• Our Values – Why do our values energize us? Because they promise the reward of met needs. The hard worker offers her discretionary effort because that fulfills her need to contribute and feel productive.
  • Our Goals – Why do goals energize us? Because they promise the reward of met needs. The anticipation of attaining a development goal fulfills your need for significance.

“A full understanding not only of goal-directed behavior, but also of psychological development and well-being, cannot be achieved without addressing the needs that give goals their psychological potency and that influence which regulatory processes direct people’s goal pursuits. (Deci and Ryan, 2000. p. 228)

  • Our Identity – Why does our identity energize us? Because it promises the reward of a met need. Seeing yourself as a philanthropist fulfills your need for making a difference, shaping the greater good and creating a legacy.
  • Our Style - Why does our style energize us? Because it promises the reward of a met need. Being analytical fulfills my need for order, predictability and security. Being sociable fulfills my need for connection.
  • Our Personality Preferences – Why do our personality preferences energize us? Because they promise the reward of met needs. Your preference of extraversion fulfills your need for belonging.

Needs in tension hold humans together.

A casual glance at the needs reveals that they are often in tension with each other.

Your need for significance drives you to be productive and get results. To achieve this, you need freedom from the interruptions and distractions of your co-workers - you separate yourself from the group and work from home. But your needs for significance and freedom are in tension with your need for belonging, which drives you to connect back with your co-workers, experience cohesion with them and be ‘one of’ the group.

A person who is unable to hold their needs in tension will become:

  • A people-pleaser (holding only to belonging and letting go of all else)
  • A control-freak (holding only to security)
  • A maverick (holding only to freedom)
  • An egomaniac (holding only to significance)
  • An idealist (holding only to meaning)

To become mature, we must make decisions that resolve the inherent tension between our needs. Our workplace gives us an opportunity to transform as humans - to integrate our beings. Learning to integrate and resolve these tensions skillfully releases energy – into us and into our team. Resolving the tensions unskillfully triggers entropy and depletion – into us and into our team.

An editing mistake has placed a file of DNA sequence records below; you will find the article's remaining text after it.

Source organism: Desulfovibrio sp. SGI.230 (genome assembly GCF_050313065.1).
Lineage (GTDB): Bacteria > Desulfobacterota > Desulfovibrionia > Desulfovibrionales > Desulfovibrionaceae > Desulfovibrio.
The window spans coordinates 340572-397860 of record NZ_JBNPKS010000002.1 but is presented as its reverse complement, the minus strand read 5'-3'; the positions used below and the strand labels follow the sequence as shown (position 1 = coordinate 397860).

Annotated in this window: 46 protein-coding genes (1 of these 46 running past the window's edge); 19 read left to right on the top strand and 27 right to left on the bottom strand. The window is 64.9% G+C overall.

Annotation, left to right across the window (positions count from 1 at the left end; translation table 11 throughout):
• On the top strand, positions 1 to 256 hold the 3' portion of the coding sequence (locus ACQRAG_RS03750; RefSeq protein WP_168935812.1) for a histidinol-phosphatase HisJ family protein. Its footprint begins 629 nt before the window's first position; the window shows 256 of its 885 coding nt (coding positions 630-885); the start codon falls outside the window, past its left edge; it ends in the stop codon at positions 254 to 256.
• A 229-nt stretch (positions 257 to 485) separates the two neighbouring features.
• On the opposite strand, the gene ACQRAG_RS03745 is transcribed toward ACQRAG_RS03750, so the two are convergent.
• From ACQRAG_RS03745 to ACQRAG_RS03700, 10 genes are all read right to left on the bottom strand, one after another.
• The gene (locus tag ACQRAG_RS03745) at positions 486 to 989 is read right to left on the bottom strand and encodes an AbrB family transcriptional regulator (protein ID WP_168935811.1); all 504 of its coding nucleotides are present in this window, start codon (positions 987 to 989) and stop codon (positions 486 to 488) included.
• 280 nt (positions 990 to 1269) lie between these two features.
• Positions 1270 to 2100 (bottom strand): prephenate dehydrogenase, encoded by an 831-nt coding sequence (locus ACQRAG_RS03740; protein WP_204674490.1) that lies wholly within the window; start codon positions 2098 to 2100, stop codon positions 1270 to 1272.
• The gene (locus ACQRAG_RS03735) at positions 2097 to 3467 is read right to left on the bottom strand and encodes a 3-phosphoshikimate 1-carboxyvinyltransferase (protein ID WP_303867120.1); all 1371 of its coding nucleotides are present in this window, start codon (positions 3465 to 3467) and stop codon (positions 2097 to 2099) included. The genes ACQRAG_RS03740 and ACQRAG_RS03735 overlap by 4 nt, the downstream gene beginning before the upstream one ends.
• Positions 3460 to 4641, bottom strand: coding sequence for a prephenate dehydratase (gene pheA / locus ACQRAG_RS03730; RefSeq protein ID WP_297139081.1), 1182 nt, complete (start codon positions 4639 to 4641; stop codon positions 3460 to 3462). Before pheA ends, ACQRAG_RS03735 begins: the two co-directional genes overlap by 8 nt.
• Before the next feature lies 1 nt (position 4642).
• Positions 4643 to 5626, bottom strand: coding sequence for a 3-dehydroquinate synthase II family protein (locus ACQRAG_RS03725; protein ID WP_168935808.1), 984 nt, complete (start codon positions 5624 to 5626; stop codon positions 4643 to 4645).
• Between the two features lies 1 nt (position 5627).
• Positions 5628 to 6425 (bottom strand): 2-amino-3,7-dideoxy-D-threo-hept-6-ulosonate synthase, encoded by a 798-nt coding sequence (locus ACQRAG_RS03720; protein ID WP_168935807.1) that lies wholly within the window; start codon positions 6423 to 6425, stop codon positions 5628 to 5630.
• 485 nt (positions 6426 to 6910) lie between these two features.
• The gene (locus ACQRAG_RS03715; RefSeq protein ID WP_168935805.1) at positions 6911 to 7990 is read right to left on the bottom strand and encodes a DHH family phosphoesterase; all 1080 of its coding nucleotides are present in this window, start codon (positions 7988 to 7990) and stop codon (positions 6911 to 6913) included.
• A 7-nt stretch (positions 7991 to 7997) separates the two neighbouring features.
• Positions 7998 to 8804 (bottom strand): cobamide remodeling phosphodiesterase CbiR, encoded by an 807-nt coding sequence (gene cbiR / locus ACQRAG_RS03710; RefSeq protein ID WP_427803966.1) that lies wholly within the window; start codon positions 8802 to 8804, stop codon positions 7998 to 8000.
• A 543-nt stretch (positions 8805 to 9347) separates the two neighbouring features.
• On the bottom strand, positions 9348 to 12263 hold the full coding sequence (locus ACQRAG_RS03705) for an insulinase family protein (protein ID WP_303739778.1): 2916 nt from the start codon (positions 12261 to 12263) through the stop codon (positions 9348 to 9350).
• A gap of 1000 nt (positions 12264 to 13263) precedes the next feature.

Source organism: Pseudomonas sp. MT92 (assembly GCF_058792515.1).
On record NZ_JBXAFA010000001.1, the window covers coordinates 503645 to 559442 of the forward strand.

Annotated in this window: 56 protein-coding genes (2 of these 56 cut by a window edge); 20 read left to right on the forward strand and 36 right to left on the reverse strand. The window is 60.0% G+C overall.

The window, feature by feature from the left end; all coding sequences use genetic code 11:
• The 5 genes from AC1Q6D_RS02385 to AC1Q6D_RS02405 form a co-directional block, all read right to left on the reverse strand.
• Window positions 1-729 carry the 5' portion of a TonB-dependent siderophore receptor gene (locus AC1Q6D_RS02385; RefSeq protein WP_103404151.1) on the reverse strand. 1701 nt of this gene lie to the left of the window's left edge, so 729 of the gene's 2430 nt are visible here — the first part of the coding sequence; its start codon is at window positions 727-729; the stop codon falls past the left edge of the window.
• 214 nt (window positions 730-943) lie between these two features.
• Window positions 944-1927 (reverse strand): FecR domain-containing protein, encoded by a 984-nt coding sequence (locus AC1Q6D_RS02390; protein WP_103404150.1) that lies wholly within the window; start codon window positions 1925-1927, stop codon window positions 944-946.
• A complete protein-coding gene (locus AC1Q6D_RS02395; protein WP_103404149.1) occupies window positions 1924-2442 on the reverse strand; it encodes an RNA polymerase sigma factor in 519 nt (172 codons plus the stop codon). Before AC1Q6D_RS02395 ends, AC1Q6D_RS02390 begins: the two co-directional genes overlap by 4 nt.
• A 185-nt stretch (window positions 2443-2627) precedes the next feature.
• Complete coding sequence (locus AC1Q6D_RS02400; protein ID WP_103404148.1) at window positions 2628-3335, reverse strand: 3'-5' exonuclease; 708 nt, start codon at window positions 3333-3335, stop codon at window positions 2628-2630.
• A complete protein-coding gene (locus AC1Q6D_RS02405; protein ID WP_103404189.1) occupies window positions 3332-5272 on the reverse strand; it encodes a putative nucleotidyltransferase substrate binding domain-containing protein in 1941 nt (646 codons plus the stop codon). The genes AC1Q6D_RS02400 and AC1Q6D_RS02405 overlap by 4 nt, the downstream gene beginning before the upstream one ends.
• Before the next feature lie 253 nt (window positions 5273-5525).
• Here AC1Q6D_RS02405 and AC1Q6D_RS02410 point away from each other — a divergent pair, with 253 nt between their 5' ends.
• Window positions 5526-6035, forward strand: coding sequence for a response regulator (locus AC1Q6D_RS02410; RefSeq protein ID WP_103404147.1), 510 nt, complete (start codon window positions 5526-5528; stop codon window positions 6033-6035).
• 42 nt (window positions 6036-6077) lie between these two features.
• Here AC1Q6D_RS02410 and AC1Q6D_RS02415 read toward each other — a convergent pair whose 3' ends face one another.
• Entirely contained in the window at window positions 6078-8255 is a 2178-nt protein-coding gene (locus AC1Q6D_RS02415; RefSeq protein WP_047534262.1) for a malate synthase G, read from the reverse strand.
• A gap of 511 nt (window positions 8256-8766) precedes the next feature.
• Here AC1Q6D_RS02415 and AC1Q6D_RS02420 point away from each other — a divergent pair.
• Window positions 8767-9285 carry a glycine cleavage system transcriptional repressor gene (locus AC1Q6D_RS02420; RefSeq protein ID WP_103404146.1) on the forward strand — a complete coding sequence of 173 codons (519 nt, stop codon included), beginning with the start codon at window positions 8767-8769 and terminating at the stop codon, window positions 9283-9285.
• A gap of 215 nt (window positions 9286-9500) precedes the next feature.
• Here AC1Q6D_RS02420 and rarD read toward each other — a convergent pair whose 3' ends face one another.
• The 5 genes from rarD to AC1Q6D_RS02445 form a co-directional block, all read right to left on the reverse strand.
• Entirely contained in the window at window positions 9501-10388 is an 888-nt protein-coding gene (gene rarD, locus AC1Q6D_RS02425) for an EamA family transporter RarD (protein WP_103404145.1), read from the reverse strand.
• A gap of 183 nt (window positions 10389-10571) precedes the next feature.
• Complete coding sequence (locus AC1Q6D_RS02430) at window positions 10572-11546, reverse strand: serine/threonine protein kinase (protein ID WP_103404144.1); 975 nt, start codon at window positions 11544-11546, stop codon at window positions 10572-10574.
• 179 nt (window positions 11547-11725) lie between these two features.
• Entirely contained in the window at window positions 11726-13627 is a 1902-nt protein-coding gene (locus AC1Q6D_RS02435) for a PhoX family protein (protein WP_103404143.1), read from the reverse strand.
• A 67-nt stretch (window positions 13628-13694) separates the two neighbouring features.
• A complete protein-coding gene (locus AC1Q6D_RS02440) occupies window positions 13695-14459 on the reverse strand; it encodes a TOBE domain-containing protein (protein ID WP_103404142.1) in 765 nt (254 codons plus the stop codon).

Resolving tensions skillfully often demands vulnerability – being transparent about our weaknesses. But it is difficult to talk about your weakness when your needs are unmet - when mankind’s 5 greatest fears are looming large above you, and you fear you will experience:

  • Rejection (loss of belonging)
  • Threat (loss of security)
  • Entrapment (loss of freedom)
  • Worthlessness (loss of significance)
  • Futility (loss of meaning)

These fears school us to not talk about our weaknesses. The truly insecure person, the one who lives in terror of these 5 things can talk himself into believing, “I have no need.” In that state of belief, he has:

  • A short circuit in his connection with others
  • An uncommon thirst for power and control
  • A bias toward independence
  • A narrow experience of attainment & fulfillment
  • A stunted sense of purpose

If life does not intervene, this person could become a locus of suffering – for himself – and others.

And this doesn’t just influence his own life. He brings this into his work, impacting those around him.

Until life disrupts his course, he could become the type of leader who engages in pseudo need-meeting, leading his team in a way that produces:

  • Faux belonging – exclusivity and cliques
  • Faux security – protective silos and territorialism
  • Faux freedom – “those rules don’t apply to our team”
  • Faux significance – unhealthy rivalry
  • Faux meaning – our mission is to crush every other team

Such a leader manipulatively uses others’ needs to fuel performance. For example, using a person’s need for belonging to fuel discretionary effort. Allowing them admission to the in group by dropping a comment like, “You’re a real trooper” when they make sacrifices, come in early and stay late.

Using others’ needs manipulatively looks like:

  • Belonging – Offering conditional acceptance, inclusion in the clique
  • Security – Giving warmth if you conform, intimidation if you don’t
  • Freedom – Free rein if you please, control if you don’t
  • Significance – Prominence and privilege - only for those who comply
  • Meaning – Over-playing the purpose card – sacrifice all for the cause

In Conclusion

Expanding your understanding of driving needs helps you in one powerful way: it de-complexifies the mysteries of organizational life.